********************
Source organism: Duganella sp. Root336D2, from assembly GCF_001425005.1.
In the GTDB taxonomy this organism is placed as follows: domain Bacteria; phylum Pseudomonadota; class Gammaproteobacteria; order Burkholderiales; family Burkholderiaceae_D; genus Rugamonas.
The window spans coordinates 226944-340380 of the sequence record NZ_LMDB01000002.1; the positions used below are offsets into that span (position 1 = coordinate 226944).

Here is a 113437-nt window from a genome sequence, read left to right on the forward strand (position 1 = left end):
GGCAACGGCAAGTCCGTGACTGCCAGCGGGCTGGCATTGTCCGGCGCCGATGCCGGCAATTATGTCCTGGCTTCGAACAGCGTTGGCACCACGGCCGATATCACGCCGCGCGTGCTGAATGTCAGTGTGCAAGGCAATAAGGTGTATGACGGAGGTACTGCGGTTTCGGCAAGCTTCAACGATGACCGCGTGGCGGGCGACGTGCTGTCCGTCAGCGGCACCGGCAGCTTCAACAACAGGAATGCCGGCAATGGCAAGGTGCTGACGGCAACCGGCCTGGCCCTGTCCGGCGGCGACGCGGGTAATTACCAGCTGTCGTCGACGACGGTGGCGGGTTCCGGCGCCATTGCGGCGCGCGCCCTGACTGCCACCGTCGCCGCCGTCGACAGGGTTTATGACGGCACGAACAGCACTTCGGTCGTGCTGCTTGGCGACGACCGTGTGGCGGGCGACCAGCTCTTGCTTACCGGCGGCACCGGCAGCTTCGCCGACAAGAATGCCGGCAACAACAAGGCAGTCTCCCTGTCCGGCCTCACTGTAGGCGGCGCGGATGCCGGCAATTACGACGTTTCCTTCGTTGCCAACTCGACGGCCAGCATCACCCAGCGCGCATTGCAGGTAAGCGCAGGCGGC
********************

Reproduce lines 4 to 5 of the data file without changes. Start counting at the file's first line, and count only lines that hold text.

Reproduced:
Here is a 113437-nt window from a genome sequence, read left to right on the forward strand (position 1 = left end):
GGCAACGGCAAGTCCGTGACTGCCAGCGGGCTGGCATTGTCCGGCGCCGATGCCGGCAATTATGTCCTGGCTTCGAACAGCGTTGGCACCACGGCCGATATCACGCCGCGCGTGCTGAATGTCAGTGTGCAAGGCAATAAGGTGTATGACGGAGGTACTGCGGTTTCGGCAAGCTTCAACGATGACCGCGTGGCGGGCGACGTGCTGTCCGTCAGCGGCACCGGCAGCTTCAACAACAGGAATGCCGGCAATGGCAAGGTGCTGACGGCAACCGGCCTGGCCCTGTCCGGCGGCGACGCGGGTAATTACCAGCTGTCGTCGACGACGGTGGCGGGTTCCGGCGCCATTGCGGCGCGCGCCCTGACTGCCACCGTCGCCGCCGTCGACAGGGTTTATGACGGCACGAACAGCACTTCGGTCGTGCTGCTTGGCGACGACCGTGTGGCGGGCGACCAGCTCTTGCTTACCGGCGGCACCGGCAGCTTCGCCGACAAGAATGCCGGCAACAACAAGGCAGTCTCCCTGTCCGGCCTCACTGTAGGCGGCGCGGATGCCGGCAATTACGACGTTTCCTTCGTTGCCAACTCGACGGCCAGCATCACCCAGCGCGCATTGCAGGTAAGCGCAGGCGGC